Has the idea of a ‘shop’ really changed with the birth of e-commerce?
It’s been 18 years since the dawn of a new millennium. A lot has changed in this time.
Arguably the biggest change of all, the introduction of the internet. Specifically how we use this technology to interact, organise our lives and simply to ‘shop’.
Changes in consumer behavior and their shopping habits, have changed dramatically in the last two decades. Can you remember back to the 1990’s? You’ll remember that businesses looking to sell products would purchase shops.
Shops were expensive leaseholds on physical locations made from brick and mortar. Places where shop merchants would present their merchandise and sell their goods.
Due to these changing habits of consumers, the ‘shop’ as a physical location might be fast becoming obsolete. However, I argue the fundamental concept of a ‘shop’ really hasn’t changed much at all.
The principals of a good shopkeeper.
Traditionally the role of a shopkeeper was to organise a store’s merchandise in a way that made sense to a browsing customer. Shopkeepers would display products around their stores in an appealing and enticing way, that made sense to their customer.
A good shopkeeper knew that store must be kept clean. They would greet each and every customer that wondered through their doors.
The very best shopkeepers would be able to offer their customers a memorable experience. This experience would be spoken about between friends, who would proceed to also visit the store.
The basic principals of shop-keeping have not changed.
A costly error for many business owners in the digital-age
Neglecting your ‘shop’ is a vital error that many business owners in this digital-age make, when building and maintaining a website for their business.
It seems, many business owners build websites on the cheap, cross it off their to-do list and wonder why their marketing dollars aren’t converting.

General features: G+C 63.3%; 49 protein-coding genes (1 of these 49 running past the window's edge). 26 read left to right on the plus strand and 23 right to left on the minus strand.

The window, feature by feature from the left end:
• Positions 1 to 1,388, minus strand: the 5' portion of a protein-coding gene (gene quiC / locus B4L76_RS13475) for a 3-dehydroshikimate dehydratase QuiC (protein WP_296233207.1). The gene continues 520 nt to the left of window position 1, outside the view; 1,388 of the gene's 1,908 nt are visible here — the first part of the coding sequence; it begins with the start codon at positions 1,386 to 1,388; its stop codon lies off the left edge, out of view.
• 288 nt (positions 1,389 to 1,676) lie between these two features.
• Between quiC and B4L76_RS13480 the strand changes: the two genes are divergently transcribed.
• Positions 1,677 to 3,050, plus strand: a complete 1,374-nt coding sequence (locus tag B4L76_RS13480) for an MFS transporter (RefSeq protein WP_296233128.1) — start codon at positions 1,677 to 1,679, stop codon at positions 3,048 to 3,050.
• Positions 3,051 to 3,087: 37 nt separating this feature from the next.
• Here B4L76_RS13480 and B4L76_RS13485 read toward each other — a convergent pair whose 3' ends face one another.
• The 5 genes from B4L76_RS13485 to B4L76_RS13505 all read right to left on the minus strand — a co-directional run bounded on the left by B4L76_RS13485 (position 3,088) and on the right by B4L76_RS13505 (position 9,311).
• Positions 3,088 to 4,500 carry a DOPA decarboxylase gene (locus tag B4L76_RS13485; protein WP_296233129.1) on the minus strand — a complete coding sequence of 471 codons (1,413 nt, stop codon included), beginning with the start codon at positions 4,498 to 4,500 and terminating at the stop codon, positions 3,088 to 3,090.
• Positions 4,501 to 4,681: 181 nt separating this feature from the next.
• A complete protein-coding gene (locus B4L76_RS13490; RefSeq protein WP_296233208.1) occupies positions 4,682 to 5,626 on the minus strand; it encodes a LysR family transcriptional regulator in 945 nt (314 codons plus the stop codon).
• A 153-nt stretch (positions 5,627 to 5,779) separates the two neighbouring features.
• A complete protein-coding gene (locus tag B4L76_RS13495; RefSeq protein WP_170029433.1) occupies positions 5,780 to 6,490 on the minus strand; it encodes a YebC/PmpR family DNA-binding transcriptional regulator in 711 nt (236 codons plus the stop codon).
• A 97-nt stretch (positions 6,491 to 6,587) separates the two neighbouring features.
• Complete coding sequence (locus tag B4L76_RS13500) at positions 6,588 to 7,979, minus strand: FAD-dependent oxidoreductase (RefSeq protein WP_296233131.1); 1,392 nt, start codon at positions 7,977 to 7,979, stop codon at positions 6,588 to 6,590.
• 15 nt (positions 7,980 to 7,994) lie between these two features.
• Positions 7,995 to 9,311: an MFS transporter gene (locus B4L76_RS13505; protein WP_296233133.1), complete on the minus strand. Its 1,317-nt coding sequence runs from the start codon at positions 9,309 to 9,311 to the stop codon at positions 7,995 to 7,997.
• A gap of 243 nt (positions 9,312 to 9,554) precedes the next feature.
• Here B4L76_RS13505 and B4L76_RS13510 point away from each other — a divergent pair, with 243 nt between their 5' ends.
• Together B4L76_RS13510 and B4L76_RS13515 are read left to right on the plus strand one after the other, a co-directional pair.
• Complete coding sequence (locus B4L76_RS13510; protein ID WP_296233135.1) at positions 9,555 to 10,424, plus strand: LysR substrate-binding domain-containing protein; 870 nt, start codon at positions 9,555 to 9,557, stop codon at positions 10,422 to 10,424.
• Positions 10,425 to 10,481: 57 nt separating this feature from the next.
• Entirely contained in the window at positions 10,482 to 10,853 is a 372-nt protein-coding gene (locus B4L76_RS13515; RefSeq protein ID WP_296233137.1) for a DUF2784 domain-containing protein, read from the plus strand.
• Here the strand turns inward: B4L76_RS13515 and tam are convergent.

Actually… Maybe they are!
Maybe your ads are fantastic and your website traffic is higher than ever.
However, without a website that focuses on Functionality, Behavior Flow, User Experience, Search Engine Optimisation, your marketing dollars simply cannot be reaching their full potential.
Are you actually ready to spend your money on advertising?
We speak with many businesses who are eager to spend large sums of money on customer acquisition right from the outset. Business owners come to us with a budget, wanting us to immediately prepare a digital advertising spend for their website.
I can recall one business was willing to pay a large sum just to send potential customers to a broken landing page.
It’s this kind of knee-jerk strategy that is going to do more harm than just waste a few marketing dollars.
An ill-prepared marketing campaign such as this, is likely to annoy your potential customers. The result… Customers that were once very interested in your product/ service, are now unlikely to ever visit your ‘shop’ again.
Website optimisation is not limited to e-commerce businesses. Websites such as this site, selling B2B products/ services are equally as important to optimise.
“Don’t invite anyone over, until you’ve cleaned up your house.”
This is one of our favourite adages.
You wouldn’t invite your friends over to a filthy house. The same should go for your business and website.
The internet has been the single biggest disrupter to business since the industrial revolution. The majority of business costs (electricty, rent and expensive point of sale systems etc.) are no longer applicable to many e-commerce businesses.
However, now that consumers have access to literally every business at their fingertips at all times. It’s never been more important to step back into the role of a shopkeeper.
Remember, a great shopkeeper enjoys high customer retention, by offering a seamless and engaging ‘shopping’ experience.
Consider spending some of the money you are saving on those redundant business running costs. You’ll be surprised just how much of the market share, you will be able to gain.
Final Think Point:
Every unnecessary step a user encounters journeying through your website is a potential for a failed conversion.
A potential for the customer to get frustrated. A potential that they will leave and not return.